PTSD UK is currently the only charity in the UK dedicated to raising awareness of post-traumatic stress disorder – no matter the trauma that caused it.
It’s estimated that 70% of people who suffer with PTSD in the UK do not receive any professional help at all; some are unaware they have PTSD, and large proportions of those who have a diagnosis are still not getting the help and support they need.
Our outreach project aims to find the people who need the information, support and hope that may be crucial – be that for a PTSD sufferer, or their friends and family.
Why do we need to reach out to people?
There are countless people in the UK with PTSD who don’t know it. They’ve either been misdiagnosed (for example with post natal depression after a traumatic birth) or just feel that their lack of ‘coping’ after a trauma is normal.
Our outreach project would allow us to reach out to the most vulnerable and high-risk communities for example, emergency service workers, new mothers, assault victims, people who’ve been diagnosed with life-threatening illnesses, veterans, rape victims, those who had a sudden bereavement, people involved in road traffic accidents and many other areas.
The outreach would involve the creation of printed and digital assets and the distribution of these amongst these vulnerable communities to help sufferers get the vital information they need to be able to manage and ultimately overcome PTSD.
We hope to collaborate with a variety of services, companies and other charities such as Rape Crisis Centres, Victim Support Services, Emergency Service Staff Networks, Midwives, and Cancer Support Charities, amongst many others to then circulate the information and support we can provide.
Providing information, hope and support to those with PTSD, and their friends and family, will help build much more resilient community - and fight the inequality of provisions given to those with mental health issues. It's estimated that 1 in 10 people develop PTSD and so our work will provide support to numerous communities around the UK.
How can PTSD UK help?
PTSD UK was founded in 2015 by Jacqui after her own experiences suffering with PTSD. The lack of understanding, provisions and information made Jacqui realise that help and education is needed for those struggling with PTSD – along with their friends and family.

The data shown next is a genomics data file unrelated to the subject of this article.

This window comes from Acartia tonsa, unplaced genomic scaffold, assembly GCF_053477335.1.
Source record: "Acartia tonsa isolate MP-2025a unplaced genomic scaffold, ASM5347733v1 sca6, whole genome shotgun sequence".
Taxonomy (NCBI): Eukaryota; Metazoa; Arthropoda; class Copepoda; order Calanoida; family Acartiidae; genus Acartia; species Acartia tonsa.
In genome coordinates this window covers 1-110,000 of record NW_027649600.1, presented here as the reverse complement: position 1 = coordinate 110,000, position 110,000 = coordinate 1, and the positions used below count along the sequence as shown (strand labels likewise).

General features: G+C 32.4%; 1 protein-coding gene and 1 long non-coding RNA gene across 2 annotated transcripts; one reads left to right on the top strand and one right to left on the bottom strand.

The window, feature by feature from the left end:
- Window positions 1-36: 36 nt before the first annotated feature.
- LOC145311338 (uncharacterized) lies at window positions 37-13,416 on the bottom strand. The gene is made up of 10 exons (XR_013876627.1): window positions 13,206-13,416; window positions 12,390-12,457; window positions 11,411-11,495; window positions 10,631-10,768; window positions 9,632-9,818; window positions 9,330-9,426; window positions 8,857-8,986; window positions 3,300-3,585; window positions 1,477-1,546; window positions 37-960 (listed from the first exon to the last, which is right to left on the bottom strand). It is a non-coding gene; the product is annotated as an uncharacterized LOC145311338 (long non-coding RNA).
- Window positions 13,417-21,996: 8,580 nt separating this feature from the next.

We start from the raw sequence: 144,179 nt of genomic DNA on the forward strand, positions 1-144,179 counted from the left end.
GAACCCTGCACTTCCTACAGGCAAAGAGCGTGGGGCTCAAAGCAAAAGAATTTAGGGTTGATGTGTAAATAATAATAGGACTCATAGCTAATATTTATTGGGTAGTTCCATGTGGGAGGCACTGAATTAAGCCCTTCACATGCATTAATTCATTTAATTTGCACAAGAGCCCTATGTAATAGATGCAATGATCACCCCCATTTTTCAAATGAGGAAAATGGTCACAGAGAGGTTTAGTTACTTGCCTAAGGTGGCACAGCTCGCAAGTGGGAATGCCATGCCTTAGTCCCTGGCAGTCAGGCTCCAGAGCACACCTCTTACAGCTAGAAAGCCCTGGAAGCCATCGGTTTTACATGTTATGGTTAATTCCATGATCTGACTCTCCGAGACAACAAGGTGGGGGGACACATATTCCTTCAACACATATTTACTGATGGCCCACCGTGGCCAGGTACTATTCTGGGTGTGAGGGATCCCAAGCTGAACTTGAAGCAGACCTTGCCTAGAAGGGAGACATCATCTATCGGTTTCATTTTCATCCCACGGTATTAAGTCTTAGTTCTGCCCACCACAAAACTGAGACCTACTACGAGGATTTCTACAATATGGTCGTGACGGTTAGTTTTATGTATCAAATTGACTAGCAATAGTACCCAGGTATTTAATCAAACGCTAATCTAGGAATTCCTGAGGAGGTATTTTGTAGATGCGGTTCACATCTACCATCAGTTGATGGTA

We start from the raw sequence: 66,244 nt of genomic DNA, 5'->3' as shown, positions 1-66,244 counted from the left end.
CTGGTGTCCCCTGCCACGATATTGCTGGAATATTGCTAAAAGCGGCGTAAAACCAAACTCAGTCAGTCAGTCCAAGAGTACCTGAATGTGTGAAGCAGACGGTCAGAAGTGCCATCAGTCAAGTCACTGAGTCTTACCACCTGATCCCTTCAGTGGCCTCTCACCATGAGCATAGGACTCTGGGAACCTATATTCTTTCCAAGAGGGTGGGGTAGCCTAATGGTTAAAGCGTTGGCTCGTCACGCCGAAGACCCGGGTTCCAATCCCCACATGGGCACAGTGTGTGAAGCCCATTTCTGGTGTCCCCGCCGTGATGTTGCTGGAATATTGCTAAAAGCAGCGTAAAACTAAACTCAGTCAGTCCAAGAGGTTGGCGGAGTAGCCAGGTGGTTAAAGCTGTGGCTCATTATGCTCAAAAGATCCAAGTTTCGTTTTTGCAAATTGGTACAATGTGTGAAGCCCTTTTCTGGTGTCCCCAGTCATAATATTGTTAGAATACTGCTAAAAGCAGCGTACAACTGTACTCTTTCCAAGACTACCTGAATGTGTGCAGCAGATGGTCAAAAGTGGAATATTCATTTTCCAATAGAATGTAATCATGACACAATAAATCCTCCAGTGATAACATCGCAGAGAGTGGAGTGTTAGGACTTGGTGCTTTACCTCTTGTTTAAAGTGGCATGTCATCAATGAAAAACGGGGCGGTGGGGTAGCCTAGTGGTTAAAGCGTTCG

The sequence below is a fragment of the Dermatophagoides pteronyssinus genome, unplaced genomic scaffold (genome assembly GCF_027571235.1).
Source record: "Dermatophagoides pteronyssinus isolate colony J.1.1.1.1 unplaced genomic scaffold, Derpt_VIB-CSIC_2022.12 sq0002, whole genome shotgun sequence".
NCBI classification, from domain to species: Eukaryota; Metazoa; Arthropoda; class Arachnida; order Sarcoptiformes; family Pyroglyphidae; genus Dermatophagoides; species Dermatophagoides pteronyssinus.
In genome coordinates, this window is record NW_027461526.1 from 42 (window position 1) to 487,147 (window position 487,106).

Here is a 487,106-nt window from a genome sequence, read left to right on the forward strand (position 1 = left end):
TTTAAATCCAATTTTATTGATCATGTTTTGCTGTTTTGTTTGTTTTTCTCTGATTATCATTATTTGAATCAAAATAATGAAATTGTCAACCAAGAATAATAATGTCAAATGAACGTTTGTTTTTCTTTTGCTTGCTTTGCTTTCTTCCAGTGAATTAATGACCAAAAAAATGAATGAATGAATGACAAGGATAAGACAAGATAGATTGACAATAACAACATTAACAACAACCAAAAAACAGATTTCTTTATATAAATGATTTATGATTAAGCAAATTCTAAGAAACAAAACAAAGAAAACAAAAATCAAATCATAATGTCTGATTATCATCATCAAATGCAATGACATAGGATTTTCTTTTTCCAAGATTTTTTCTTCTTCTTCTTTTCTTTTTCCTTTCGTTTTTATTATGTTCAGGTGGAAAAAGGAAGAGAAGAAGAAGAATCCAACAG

Every month, an average of 14,000 people visit our website to educate themselves on PTSD. With PTSD, knowledge is power – allowing people to feel ‘normal’, understand their condition and know that there is hope and treatment available.
PTSD is an incredibly misunderstood condition, so our information means that we can help reduce the impact it has on people’s lives, help ease their symptoms and ultimately reduce the wider impacts of alcoholism, drug usage, self-harm and suicide (all unfortunately common outcomes for those with PTSD).
Our charity aims to raise awareness of PTSD in three main areas – it’s causes, symptoms and the treatments available. These 3 areas are of vital importance to those suffering with the condition.
Causes: Many people have pre-conceived ideas of PTSD, and what can cause it. There is a widespread misunderstanding that PTSD only affect veterans, or those in the armed forces (likely due to it’s previous name of shell-shock) but it can infact affect anyone, of any age. It’s vital that people are aware if they (or a friend or family member) have suffered a trauma, they should be mindful of trauma symptoms, and the possibility of PTSD.
Symptoms: There are two areas in which knowing the symptoms of PTSD are useful. The first is that people may recognize the symptoms in themselves (or a friend or family member) and reach out for help – starting their recovery process. The other is those who are suffering with PTSD, can understand that what they’re thinking or feeling, or how their body is reacting, is ‘normal’ for someone with PTSD – this can be of huge comfort knowing that once the PTSD is resolved, those symptoms will be too. Some symptoms of PTSD feel totally unconnected to the original trauma or the condition itself, so it’s really important people can recognize just how PTSD can affect them.
Treatments: PTSD is a misunderstood condition in many ways – and no more so than the treatments available. As PTSD arises from a specific trauma (or a number of traumas or sustained traumas) it means that the issues and symptoms can be resolved, and effectively treated. There are a variety of therapies and activities than can help ease PTSD symptoms, some immediate, and some longer term, but the current NICE guidelines recommend EMDR and CBT as the main options for the treatment of PTSD.
In addition to those suffering (and those around them), it’s vital that healthcare professionals are aware of all of these elements to look out for in their patients to avoid misdiagnosis, incorrect treatments and lack of the best resources for their patients.